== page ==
Bombay High Court rules trial in CBI and PMLA cases against Rana Kapoor and Kapil Wadhawan be heard together in Special ED Court Allows petitions by the two accused facing criminal proceedings in corruption and money laundering cases The Bombay High Court has ruled that the trials against Yes Bank founder Rana Kapoor and DHFL promoter Kapil Wadhawan in cases probed by the Central Bureau...
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Bombay High Court rules trial in CBI and PMLA cases against Rana Kapoor and Kapil Wadhawan be heard together in Special ED Court
Allows petitions by the two accused facing criminal proceedings in corruption and money laundering cases
The Bombay High Court has ruled that the trials against Yes Bank founder Rana Kapoor and DHFL promoter Kapil Wadhawan in cases probed by the Central Bureau of Investigation (CBI) and the Enforcement Directorate (ED) could be conducted together in a special ED court.
The bench of Justice RG Avachat passed the order citing the Supreme Court ruling in the Rana Ayyub case.
The court stated that since the highest court laid down the law in such matters, it was to be followed.
The CBI's case was that between April-June 2018, Yes Bank invested Rs.4,727 crores in short-term non-convertible debentures of DHFL. Subsequently, the bank sanctioned a term loan of Rs.750 crores to DHFL's group firm Do It Urban Ventures (India) Private Limited.
The CBI alleged that Kapoor received a kickback of Rs.600 crores from DHFL in the form of a loan to his family firm.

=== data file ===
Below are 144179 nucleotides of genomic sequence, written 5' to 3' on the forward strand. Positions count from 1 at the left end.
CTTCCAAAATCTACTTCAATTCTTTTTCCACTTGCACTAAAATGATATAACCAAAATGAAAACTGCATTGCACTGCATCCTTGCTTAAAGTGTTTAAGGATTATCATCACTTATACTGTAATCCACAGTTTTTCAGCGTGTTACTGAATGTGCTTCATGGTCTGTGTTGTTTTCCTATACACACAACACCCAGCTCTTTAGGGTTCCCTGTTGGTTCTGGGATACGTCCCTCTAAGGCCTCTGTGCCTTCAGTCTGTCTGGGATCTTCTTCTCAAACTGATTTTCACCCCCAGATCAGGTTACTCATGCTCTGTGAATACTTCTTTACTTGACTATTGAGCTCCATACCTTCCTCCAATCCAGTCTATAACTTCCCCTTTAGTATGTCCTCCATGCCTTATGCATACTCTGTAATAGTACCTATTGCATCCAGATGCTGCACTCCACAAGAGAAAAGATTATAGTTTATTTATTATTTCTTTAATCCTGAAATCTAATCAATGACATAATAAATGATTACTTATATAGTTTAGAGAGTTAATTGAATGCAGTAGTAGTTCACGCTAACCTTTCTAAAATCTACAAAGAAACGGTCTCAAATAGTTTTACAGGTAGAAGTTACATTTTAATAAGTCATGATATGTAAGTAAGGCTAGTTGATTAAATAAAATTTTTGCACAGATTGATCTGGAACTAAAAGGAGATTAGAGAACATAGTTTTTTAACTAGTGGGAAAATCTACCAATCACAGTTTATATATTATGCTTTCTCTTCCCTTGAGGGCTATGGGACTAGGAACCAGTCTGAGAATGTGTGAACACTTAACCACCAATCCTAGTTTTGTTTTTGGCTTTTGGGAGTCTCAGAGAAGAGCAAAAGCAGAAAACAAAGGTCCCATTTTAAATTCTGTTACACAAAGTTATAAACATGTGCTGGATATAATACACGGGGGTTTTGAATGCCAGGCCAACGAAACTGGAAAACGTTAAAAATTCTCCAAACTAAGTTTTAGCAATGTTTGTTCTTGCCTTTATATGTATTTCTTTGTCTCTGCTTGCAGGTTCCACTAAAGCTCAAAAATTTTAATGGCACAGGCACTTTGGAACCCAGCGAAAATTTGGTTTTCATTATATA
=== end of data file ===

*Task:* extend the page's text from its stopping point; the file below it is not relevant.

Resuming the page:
Both Kapoor and Wadhawan had then approached the principal sessions judge seeking a transfer of the case.
However, the judge held that since Kapoor and Wadhawan were the accused, they could not file such a request with the court. It could be made the ED before the CBI judge where the scheduled offences were being tried.
Thereafter, in 2021, the ED filed an application before the CBI court, but it was rejected.
The two accused then approached the high court challenging the order of the sessions court refusing to transfer the CBI trial to the Prevention of Money Laundering Act (PMLA) court. They claimed that the PMLA court was competent to try offences alleged by the CBI and the ED.
The accused-petitioners stated, "The intention of the legislature in contemplating trial of the cases under the scheduled offence and the offence under the PMLA by the same court is that the accused should not face multiple prosecutions and the dual agony of trial as the case registered by the ED is nothing but an offshoot of the main scheduled offence case and the substratum of both the cases remain the same."
The petitioners further contended that it would save them the agony of dual trial if both trials were combined, considering that there were a number of common persons accused, common witnesses, and common documents in both cases.
While the ED had no objection, the CBI contended there was no notification permitting PMLA courts to try offences under the Prevention of Corruption Act. 1988.